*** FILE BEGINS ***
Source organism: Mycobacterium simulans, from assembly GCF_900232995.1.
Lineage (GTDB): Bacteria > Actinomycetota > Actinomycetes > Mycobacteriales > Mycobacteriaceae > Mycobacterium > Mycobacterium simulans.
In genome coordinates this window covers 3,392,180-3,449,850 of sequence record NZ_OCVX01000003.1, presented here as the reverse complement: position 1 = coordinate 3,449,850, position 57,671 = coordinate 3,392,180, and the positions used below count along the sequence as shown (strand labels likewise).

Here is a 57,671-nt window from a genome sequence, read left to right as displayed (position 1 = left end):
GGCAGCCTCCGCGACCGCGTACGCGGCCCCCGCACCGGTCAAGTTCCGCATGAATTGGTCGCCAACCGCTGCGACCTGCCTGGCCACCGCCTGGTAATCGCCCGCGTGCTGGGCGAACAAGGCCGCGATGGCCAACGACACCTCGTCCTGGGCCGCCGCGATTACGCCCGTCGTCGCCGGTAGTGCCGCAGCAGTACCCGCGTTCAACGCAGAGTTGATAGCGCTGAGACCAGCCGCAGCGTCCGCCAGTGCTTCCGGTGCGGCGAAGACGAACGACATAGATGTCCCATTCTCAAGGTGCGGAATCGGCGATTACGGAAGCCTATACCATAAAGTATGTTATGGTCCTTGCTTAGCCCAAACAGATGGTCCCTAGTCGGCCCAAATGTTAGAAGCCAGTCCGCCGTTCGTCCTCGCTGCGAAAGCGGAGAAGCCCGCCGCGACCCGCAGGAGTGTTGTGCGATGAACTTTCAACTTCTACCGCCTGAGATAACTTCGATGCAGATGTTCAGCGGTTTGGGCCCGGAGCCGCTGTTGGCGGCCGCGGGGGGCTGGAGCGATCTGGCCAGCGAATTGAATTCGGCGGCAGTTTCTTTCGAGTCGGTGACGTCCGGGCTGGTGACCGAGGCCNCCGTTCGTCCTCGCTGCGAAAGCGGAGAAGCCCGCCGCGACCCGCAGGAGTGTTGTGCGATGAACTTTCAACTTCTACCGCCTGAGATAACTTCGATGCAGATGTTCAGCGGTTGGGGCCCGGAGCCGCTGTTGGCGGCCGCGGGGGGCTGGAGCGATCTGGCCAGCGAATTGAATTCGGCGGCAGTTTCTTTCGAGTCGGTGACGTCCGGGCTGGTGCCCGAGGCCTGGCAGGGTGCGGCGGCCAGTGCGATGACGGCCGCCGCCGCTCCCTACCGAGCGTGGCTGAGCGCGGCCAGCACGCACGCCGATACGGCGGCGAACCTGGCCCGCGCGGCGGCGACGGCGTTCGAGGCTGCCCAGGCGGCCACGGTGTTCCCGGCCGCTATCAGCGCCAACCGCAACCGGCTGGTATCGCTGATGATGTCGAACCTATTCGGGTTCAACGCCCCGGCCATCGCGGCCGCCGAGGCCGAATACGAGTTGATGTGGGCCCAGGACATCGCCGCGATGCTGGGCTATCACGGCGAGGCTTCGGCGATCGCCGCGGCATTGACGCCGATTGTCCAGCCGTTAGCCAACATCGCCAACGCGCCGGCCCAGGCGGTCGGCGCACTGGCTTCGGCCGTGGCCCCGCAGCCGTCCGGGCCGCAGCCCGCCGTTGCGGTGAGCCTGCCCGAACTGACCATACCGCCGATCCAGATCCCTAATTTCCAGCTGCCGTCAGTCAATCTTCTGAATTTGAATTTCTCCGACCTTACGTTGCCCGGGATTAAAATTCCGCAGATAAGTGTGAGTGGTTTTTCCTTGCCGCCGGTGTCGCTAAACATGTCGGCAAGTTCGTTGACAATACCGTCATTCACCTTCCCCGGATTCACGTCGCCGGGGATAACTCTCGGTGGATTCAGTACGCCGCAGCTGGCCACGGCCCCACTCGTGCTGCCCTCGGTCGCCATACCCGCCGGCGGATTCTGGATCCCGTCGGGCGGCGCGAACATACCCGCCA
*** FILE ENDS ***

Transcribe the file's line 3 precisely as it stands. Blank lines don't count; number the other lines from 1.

In genome coordinates this window covers 3,392,180-3,449,850 of sequence record NZ_OCVX01000003.1, presented here as the reverse complement: position 1 = coordinate 3,449,850, position 57,671 = coordinate 3,392,180, and the positions used below count along the sequence as shown (strand labels likewise).